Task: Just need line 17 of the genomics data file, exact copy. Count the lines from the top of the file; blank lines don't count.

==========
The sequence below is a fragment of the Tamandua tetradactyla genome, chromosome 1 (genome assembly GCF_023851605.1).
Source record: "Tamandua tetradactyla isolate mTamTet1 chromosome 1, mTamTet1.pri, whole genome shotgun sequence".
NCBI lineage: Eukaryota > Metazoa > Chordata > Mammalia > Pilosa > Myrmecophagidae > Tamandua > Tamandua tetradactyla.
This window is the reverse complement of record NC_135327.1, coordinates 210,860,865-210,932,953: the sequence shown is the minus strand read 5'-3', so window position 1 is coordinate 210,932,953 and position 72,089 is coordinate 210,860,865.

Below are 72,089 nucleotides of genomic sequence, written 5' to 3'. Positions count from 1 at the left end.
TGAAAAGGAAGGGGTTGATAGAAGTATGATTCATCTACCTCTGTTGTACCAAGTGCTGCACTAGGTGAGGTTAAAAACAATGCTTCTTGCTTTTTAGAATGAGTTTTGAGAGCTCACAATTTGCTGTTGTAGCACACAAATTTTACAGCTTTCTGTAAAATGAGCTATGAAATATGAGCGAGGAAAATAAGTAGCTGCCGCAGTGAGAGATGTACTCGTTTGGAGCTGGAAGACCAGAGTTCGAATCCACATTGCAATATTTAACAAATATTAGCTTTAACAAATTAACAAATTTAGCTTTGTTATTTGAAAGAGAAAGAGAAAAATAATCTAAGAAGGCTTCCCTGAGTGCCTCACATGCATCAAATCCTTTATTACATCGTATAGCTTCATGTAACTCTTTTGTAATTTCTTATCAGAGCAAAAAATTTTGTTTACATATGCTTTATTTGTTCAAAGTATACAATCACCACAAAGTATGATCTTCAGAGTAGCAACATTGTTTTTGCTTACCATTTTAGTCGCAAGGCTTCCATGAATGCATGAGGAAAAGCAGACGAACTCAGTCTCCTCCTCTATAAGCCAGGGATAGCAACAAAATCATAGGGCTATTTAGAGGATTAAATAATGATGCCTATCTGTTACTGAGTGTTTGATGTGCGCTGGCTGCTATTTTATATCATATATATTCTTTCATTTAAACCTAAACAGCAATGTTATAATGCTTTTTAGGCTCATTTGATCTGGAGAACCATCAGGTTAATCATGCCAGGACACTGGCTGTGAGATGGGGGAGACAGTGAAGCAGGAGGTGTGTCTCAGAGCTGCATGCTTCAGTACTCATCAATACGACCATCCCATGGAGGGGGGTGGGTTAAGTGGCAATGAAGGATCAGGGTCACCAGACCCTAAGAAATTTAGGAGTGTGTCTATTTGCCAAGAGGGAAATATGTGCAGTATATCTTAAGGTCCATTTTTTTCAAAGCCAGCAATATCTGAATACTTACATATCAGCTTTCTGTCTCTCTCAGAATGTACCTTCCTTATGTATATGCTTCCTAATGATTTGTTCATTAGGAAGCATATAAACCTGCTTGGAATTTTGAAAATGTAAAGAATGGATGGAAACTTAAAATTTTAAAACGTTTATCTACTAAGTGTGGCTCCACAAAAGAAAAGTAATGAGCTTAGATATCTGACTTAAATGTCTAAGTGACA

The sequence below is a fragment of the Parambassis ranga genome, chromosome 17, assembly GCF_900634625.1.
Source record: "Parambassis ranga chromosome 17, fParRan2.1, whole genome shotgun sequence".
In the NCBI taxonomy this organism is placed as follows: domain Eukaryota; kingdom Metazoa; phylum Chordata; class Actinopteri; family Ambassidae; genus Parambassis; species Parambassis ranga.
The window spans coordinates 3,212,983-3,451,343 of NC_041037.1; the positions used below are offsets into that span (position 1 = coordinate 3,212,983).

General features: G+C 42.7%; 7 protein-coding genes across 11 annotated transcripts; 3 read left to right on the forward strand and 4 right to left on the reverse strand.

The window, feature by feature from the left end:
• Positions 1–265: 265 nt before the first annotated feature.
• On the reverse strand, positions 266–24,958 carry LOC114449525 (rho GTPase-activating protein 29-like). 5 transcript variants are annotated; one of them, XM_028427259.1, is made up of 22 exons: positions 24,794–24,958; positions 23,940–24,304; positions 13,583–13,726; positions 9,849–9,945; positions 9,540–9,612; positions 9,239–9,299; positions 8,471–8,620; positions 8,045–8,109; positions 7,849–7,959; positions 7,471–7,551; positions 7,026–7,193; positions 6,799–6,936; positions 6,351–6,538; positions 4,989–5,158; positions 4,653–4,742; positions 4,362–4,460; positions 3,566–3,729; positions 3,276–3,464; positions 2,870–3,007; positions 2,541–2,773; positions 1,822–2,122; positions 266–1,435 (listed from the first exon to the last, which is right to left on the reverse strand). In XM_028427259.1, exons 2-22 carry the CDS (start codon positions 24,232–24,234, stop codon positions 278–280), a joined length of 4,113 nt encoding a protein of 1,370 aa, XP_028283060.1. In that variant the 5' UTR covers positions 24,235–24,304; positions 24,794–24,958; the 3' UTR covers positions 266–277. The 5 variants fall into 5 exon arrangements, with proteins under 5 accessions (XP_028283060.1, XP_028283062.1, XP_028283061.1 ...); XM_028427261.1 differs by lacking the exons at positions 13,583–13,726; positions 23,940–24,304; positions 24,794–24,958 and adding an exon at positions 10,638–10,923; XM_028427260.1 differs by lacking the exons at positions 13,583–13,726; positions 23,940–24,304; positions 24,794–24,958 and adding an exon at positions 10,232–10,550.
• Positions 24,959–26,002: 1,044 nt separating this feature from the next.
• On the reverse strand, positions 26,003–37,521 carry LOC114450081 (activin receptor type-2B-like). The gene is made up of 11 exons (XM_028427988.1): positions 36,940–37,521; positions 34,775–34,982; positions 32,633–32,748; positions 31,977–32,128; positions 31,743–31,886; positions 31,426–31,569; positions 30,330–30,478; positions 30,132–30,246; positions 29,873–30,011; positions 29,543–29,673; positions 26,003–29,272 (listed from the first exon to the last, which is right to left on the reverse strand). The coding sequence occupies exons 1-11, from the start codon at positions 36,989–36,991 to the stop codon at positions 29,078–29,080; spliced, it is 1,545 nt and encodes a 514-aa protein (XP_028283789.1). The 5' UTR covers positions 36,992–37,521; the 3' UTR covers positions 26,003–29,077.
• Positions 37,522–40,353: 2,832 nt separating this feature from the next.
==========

• Positions 37,522–40,353: 2,832 nt separating this feature from the next.